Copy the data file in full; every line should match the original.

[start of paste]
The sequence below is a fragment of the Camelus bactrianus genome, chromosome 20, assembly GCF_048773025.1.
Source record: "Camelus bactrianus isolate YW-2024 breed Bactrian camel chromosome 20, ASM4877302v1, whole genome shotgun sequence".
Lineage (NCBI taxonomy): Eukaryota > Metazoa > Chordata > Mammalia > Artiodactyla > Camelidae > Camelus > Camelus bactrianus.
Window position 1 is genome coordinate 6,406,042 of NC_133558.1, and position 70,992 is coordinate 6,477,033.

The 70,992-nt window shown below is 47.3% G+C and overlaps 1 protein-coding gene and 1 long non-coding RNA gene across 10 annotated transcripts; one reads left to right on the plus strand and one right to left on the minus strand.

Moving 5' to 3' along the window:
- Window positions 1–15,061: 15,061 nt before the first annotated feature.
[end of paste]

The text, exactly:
The sequence below is a fragment of the Camelus bactrianus genome, chromosome 20, assembly GCF_048773025.1.
Source record: "Camelus bactrianus isolate YW-2024 breed Bactrian camel chromosome 20, ASM4877302v1, whole genome shotgun sequence".
Lineage (NCBI taxonomy): Eukaryota > Metazoa > Chordata > Mammalia > Artiodactyla > Camelidae > Camelus > Camelus bactrianus.
Window position 1 is genome coordinate 6,406,042 of NC_133558.1, and position 70,992 is coordinate 6,477,033.

The 70,992-nt window shown below is 47.3% G+C and overlaps 1 protein-coding gene and 1 long non-coding RNA gene across 10 annotated transcripts; one reads left to right on the plus strand and one right to left on the minus strand.

Moving 5' to 3' along the window:
- Window positions 1–15,061: 15,061 nt before the first annotated feature.